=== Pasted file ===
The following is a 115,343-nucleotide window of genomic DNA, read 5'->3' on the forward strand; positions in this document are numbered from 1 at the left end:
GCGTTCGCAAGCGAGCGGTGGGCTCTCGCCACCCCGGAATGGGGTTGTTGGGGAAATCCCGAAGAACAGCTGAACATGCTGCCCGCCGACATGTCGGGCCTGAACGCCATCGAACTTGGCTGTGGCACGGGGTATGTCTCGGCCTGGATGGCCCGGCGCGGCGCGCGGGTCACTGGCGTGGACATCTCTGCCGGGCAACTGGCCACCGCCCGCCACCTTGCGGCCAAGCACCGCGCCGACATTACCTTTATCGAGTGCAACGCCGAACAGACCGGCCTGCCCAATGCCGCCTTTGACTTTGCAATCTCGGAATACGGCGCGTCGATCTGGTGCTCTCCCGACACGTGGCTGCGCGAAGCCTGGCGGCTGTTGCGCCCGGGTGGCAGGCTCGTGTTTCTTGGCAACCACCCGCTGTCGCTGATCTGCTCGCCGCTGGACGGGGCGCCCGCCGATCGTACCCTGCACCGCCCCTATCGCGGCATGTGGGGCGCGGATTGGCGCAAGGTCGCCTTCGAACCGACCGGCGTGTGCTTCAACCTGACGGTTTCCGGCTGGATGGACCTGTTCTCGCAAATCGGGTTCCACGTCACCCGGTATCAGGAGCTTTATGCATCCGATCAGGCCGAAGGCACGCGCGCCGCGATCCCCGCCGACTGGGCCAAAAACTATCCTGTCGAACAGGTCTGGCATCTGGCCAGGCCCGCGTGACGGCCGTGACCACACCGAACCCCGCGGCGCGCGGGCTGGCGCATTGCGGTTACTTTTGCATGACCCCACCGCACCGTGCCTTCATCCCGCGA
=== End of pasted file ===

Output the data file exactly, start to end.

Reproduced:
The following is a 115,343-nucleotide window of genomic DNA, read 5'->3' on the forward strand; positions in this document are numbered from 1 at the left end:
GCGTTCGCAAGCGAGCGGTGGGCTCTCGCCACCCCGGAATGGGGTTGTTGGGGAAATCCCGAAGAACAGCTGAACATGCTGCCCGCCGACATGTCGGGCCTGAACGCCATCGAACTTGGCTGTGGCACGGGGTATGTCTCGGCCTGGATGGCCCGGCGCGGCGCGCGGGTCACTGGCGTGGACATCTCTGCCGGGCAACTGGCCACCGCCCGCCACCTTGCGGCCAAGCACCGCGCCGACATTACCTTTATCGAGTGCAACGCCGAACAGACCGGCCTGCCCAATGCCGCCTTTGACTTTGCAATCTCGGAATACGGCGCGTCGATCTGGTGCTCTCCCGACACGTGGCTGCGCGAAGCCTGGCGGCTGTTGCGCCCGGGTGGCAGGCTCGTGTTTCTTGGCAACCACCCGCTGTCGCTGATCTGCTCGCCGCTGGACGGGGCGCCCGCCGATCGTACCCTGCACCGCCCCTATCGCGGCATGTGGGGCGCGGATTGGCGCAAGGTCGCCTTCGAACCGACCGGCGTGTGCTTCAACCTGACGGTTTCCGGCTGGATGGACCTGTTCTCGCAAATCGGGTTCCACGTCACCCGGTATCAGGAGCTTTATGCATCCGATCAGGCCGAAGGCACGCGCGCCGCGATCCCCGCCGACTGGGCCAAAAACTATCCTGTCGAACAGGTCTGGCATCTGGCCAGGCCCGCGTGACGGCCGTGACCACACCGAACCCCGCGGCGCGCGGGCTGGCGCATTGCGGTTACTTTTGCATGACCCCACCGCACCGTGCCTTCATCCCGCGA